Erdoğan Proposes Three Year Jail Sentences For People Spreading ‘Misinformation’ Online – Cites Anti-Misinformation Laws in Germany and France as Inspiration

One of the most commonly-made objections to Western liberal democracies passing censorship laws is that tyrants and dictators will then cite them as justification for their own, much more draconian censorship laws. That is exactly what is happening in Turkey, with President Erdoğan and his nationalist allies in the Nationalist Movement Party proposing a new law that will criminalise spreading ‘fake news’ and ‘misinformation’ online – by which they mean, of course, anything criticising the Government of President Erdoğan. Ahval News has more.

Turkish President Recep Tayyip Erdoğan’s ruling party and his nationalist allies presented legislation to parliament introducing jail sentences for persons spreading so-called fake news on the internet.

In December, President Recep Tayyip Erdoğan labelled social media as one of the main threats to democracy, saying his Government would criminalise spreading fake news and disinformation online.

The digital censorship law foresees jail sentences of between one and three years for anyone who is deemed to have publicly disseminated false information regarding national security, public order, or general public health that creates anxiety, fear, or panic among the population or disturbs public peace, according to local media including the Diken news website.

Erdoğan’s Government is seeking to tighten its grip on the media and throttle dissent, a process that has accelerated since the introduction of a full presidential system of government in the summer of 2018.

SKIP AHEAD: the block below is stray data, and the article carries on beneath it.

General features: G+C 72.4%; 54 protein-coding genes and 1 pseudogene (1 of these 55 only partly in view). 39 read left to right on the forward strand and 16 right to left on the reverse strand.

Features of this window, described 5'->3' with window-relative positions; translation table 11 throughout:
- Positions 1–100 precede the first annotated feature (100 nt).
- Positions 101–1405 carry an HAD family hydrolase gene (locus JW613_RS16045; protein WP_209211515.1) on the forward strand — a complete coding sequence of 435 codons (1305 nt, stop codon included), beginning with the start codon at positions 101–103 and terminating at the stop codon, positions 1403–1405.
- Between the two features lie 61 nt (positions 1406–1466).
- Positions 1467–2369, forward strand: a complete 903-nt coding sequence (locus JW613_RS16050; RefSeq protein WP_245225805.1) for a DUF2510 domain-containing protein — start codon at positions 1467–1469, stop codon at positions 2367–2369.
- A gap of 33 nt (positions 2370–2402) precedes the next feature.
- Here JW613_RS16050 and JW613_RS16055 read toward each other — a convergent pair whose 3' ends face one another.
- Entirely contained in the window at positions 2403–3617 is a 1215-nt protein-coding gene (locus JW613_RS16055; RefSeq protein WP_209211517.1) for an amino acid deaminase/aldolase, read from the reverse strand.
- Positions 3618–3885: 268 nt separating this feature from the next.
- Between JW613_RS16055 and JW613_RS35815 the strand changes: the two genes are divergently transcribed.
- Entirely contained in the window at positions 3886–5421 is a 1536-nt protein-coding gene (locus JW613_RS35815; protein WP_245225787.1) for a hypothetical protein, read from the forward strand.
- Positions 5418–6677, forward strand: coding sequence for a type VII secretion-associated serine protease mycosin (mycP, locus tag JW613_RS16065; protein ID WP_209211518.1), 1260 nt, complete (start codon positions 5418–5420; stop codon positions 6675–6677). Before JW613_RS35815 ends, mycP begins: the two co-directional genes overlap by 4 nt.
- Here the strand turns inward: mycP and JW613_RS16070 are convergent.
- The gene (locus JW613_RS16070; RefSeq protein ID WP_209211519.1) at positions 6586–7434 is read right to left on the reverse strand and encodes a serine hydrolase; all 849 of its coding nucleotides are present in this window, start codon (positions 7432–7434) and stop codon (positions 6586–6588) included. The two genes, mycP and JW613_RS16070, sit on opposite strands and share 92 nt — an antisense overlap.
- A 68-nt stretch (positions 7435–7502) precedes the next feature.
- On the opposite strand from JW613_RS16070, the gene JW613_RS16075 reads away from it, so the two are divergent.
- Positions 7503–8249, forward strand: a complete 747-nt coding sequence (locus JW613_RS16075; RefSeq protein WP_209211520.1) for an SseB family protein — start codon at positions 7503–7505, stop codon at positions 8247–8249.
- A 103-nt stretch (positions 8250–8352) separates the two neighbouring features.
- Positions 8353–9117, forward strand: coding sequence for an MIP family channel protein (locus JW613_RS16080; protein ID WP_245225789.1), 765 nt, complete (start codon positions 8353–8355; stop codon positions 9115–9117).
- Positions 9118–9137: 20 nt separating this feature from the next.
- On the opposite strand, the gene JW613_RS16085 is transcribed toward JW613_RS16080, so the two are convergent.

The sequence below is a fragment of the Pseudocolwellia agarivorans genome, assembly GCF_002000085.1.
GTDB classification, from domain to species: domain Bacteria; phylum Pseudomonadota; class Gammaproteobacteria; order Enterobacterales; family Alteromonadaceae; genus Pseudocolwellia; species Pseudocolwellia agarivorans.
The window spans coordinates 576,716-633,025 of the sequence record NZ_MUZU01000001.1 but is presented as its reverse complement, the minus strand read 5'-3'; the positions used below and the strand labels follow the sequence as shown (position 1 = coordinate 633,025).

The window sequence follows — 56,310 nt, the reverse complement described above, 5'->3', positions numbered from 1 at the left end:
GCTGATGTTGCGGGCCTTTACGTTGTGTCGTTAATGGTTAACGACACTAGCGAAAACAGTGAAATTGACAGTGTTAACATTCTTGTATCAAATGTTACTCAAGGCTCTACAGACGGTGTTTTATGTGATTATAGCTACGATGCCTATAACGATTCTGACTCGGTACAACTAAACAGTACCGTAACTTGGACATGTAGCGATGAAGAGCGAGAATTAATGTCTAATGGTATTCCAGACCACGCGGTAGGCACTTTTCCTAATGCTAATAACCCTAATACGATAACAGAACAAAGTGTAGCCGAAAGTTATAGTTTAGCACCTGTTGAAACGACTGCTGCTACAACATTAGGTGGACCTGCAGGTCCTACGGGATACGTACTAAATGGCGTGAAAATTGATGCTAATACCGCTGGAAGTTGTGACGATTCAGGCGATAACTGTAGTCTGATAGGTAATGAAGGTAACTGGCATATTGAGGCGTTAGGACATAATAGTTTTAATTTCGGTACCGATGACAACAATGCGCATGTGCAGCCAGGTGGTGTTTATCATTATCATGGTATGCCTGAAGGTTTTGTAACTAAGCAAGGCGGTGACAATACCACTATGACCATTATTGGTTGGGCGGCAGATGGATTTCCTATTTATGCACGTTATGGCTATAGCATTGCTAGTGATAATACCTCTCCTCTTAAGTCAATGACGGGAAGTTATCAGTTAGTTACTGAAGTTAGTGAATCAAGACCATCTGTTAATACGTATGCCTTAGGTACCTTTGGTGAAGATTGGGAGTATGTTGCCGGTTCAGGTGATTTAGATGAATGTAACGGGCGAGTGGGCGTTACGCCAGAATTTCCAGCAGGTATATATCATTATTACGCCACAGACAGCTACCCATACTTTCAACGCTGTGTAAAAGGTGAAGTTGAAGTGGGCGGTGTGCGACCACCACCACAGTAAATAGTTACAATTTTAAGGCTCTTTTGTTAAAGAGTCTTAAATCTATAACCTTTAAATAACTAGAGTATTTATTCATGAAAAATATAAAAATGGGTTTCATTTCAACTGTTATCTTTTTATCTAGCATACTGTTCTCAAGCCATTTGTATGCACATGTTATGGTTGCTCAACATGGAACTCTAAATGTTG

The governing Justice and Development Party (AKP), which is acting with the Nationalist Movement Party (MHP), has said that the law would be similar to legislation and regulations in Germany, France and the United States.

In Germany, provisions do not block access to social media and do not include criminal sanctions other than fines, Yaman Akdeniz, a professor of law at Istanbul Bilgi University, said in an analysis on May 19th for Article 19, an organisation promoting freedom of expression. In France, the law only targets election misinformation rather than criminalising disinformation per se, while U.S. measures are aimed at countering foreign propaganda and disinformation in particular with regards to elections, he said.

Turkey ranks 149th of 180 countries for media freedom, Reporters Without Borders (RSF) said in an annual report at the start of May. Authoritarianism was gaining ground in Turkey, threatening media pluralism, and all possible means were used to undermine critics, RSF said.

Worth reading in full.

Stop Press: This is a powerful argument against the U.K. Government passing an internet censorship law. But instead of defending the Online Safety Bill against these and other criticisms, Nadine Dorries has posted a video of herself rapping about it on TikTok.

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